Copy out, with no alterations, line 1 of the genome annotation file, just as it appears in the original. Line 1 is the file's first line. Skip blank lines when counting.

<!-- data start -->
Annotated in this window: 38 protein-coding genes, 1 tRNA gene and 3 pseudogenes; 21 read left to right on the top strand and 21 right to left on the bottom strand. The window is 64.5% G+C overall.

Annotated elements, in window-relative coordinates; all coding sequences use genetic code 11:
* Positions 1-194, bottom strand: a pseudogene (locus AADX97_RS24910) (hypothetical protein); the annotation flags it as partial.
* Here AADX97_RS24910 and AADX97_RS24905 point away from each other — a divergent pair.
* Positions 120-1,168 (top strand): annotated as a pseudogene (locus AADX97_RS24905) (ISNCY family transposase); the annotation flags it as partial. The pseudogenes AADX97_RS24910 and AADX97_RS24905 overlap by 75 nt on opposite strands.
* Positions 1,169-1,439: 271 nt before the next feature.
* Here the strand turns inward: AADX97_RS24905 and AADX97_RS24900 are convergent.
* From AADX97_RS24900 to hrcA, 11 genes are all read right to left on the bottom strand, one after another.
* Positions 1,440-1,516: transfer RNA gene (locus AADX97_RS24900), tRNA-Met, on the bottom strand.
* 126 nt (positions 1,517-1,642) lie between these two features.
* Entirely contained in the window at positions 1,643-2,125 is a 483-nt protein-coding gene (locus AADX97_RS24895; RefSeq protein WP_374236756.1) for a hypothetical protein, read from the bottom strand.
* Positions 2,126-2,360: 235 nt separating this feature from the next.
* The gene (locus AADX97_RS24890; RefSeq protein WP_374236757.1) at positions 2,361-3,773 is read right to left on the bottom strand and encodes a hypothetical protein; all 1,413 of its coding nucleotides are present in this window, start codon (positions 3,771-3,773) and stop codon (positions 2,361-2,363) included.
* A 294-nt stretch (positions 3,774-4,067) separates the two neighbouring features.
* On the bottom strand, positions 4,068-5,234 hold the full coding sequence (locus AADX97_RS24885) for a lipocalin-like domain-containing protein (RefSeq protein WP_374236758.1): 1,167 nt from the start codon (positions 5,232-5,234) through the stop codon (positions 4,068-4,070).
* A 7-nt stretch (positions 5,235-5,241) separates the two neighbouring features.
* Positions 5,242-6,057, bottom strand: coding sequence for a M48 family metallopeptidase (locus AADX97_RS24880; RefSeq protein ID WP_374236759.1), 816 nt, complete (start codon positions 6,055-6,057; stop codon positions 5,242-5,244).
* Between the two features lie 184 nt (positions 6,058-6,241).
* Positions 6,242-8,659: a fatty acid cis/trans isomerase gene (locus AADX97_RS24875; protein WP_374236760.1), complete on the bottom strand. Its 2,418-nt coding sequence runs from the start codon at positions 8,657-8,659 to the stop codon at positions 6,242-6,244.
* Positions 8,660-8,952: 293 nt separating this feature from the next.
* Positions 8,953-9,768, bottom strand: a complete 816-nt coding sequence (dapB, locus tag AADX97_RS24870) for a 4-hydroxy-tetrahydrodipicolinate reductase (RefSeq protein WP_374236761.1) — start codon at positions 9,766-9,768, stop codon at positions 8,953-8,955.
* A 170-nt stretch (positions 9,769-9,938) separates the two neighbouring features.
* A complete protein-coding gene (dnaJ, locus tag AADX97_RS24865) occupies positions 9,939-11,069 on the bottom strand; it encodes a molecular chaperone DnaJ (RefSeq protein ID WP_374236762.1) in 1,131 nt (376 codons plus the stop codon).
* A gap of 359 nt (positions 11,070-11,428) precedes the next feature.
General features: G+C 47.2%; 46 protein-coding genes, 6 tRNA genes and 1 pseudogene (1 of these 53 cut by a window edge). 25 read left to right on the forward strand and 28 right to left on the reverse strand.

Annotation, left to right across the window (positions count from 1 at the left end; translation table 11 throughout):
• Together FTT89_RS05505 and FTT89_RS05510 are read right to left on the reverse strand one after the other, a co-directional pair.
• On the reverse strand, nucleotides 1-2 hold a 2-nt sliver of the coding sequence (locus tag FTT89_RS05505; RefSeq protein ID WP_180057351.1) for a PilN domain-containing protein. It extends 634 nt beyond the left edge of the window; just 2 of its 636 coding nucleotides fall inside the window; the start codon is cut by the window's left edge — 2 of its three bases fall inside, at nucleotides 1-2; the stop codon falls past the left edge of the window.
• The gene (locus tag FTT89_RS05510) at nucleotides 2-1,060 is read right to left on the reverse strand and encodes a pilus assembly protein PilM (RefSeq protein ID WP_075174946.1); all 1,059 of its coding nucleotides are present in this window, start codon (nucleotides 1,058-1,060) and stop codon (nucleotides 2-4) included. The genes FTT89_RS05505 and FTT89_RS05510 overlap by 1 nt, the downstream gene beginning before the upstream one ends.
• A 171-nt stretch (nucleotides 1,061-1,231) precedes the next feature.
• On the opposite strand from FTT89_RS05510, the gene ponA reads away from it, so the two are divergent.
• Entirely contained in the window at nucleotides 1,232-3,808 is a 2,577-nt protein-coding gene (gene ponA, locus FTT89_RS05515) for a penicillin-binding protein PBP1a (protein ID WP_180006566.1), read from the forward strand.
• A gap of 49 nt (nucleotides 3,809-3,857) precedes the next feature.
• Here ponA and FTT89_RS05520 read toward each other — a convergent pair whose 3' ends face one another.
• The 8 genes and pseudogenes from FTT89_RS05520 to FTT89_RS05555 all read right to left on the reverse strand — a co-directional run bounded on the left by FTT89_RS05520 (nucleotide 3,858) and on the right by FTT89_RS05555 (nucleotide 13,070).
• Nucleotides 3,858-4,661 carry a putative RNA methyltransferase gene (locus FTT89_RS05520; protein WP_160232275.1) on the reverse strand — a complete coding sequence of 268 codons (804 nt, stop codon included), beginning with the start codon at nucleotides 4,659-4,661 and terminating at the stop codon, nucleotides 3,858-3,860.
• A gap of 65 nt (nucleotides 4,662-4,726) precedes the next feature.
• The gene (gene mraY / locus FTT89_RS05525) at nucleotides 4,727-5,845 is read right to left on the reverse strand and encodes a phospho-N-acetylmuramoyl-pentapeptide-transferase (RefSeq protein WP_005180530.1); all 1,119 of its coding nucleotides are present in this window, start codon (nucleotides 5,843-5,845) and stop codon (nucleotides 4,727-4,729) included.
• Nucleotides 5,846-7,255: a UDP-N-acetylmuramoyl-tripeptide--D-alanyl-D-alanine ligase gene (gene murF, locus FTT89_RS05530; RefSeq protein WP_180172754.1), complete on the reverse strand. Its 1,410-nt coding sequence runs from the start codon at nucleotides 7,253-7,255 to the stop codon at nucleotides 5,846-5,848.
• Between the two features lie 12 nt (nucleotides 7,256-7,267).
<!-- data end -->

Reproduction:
Annotated in this window: 38 protein-coding genes, 1 tRNA gene and 3 pseudogenes; 21 read left to right on the top strand and 21 right to left on the bottom strand. The window is 64.5% G+C overall.